Yangon to earn K95m from karaoke venues this year, forecasts minister

The karaoke business is thriving in Yangon, with venues catering to the country’s love of singing forecast to generate about K95 million (US$71,470) in revenue this fiscal year, the regional parliament has been told.

As of January 1, 326 karaoke bars had been registered in Yangon Region since 2000, the Minister of Kayin Ethnic Affairs, Naw Pan Thinzar Myo, told the assembly on February 7 according to media reports.

The regional government collected K41.1 million in licence fees from April to December and expected to earn another K58.4 million by the end of the 2017-2018 fiscal year, Pan Thinzar Myo said.

She said government charges an initial K30,000 to licence a karaoke machine for commercial use for one year, and K20,000 for an extension.

The minister was responding to a question from Daw Kyi Pyar (National League for Democracy, Kyauktada-1), who raised concern about the licensing procedures.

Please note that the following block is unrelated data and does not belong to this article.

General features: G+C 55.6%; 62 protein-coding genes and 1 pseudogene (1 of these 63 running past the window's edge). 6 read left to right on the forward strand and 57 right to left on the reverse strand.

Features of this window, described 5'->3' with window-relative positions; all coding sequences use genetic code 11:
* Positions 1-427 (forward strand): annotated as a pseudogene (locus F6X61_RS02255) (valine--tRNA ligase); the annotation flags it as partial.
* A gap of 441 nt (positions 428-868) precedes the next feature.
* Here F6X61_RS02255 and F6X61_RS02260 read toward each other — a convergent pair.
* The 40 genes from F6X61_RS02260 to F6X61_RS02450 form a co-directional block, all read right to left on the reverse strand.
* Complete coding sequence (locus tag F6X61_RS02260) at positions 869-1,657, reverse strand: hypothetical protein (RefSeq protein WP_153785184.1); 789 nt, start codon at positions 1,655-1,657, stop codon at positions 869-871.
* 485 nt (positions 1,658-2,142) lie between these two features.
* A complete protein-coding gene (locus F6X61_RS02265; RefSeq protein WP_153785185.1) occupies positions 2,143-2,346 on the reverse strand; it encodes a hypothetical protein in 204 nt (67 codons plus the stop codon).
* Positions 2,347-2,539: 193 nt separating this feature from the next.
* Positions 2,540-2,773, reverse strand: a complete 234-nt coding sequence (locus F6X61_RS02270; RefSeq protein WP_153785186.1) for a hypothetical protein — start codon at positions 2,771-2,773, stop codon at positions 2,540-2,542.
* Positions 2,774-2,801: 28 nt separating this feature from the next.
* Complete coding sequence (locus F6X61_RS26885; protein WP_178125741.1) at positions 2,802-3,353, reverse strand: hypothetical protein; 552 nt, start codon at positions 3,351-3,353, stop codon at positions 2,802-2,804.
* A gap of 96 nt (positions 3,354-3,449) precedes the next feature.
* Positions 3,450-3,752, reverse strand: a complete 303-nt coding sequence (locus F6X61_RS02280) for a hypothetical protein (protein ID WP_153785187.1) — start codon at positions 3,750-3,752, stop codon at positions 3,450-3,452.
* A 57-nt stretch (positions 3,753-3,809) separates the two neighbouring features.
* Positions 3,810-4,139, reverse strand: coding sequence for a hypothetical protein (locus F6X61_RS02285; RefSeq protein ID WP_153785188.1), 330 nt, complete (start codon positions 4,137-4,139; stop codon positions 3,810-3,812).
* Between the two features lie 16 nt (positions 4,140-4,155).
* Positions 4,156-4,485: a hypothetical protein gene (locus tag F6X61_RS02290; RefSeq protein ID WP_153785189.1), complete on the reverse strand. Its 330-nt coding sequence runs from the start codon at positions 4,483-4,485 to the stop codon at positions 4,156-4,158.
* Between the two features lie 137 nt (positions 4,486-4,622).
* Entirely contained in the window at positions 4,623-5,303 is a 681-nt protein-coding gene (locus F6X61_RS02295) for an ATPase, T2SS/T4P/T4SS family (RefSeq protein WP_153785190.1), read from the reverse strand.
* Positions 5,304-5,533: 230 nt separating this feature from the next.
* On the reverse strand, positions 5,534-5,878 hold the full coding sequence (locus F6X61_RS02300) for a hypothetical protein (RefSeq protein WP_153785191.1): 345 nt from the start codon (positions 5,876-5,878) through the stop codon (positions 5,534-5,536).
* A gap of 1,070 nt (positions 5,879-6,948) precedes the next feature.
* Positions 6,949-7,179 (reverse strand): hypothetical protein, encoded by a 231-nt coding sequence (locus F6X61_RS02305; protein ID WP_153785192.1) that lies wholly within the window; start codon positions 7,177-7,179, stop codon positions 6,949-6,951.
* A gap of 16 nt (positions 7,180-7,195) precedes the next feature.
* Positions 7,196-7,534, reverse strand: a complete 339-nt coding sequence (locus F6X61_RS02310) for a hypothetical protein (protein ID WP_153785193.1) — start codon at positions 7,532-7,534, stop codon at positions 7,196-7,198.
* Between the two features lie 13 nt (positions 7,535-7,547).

Support more independent journalism like this. Sign up to be a Frontier member.

“The Ministry of Information issues the licences for this business. But we should know the exact procedure and how much the government is earning from issuing the licences each year,” she said, Myanmar Times reported.

The daily also quoted Kyi Pyar as saying the government should exercise more diligence over licences.

“I am concerned that some karaoke businesses may not be paying sufficient fees to the government. So the government should do a thorough check on the licensing procedures to make sure they are collecting the right amount,” she said.

The karaoke business is regulated by the 1996 Television and Video Law.

More stories

Latest Issue

Stories in this issue
Myanmar enters 2021 with more friends than foes
The early delivery of vaccines is one of the many boons of the country’s geopolitics, but to really take advantage, Myanmar must bury the legacy of its isolationist past.
Will the Kayin BGF go quietly?
The Kayin State Border Guard Force has come under intense pressure from the Tatmadaw over its extensive, controversial business interests and there’s concern the ultimatum could trigger fresh hostilities in one of the country’s most war-torn areas.

Support our independent journalism and get exclusive behind-the-scenes content and analysis

Stay on top of Myanmar current affairs with our Daily Briefing and Media Monitor newsletters.

Sign up for our Frontier Fridays newsletter. It’s a free weekly round-up featuring the most important events shaping Myanmar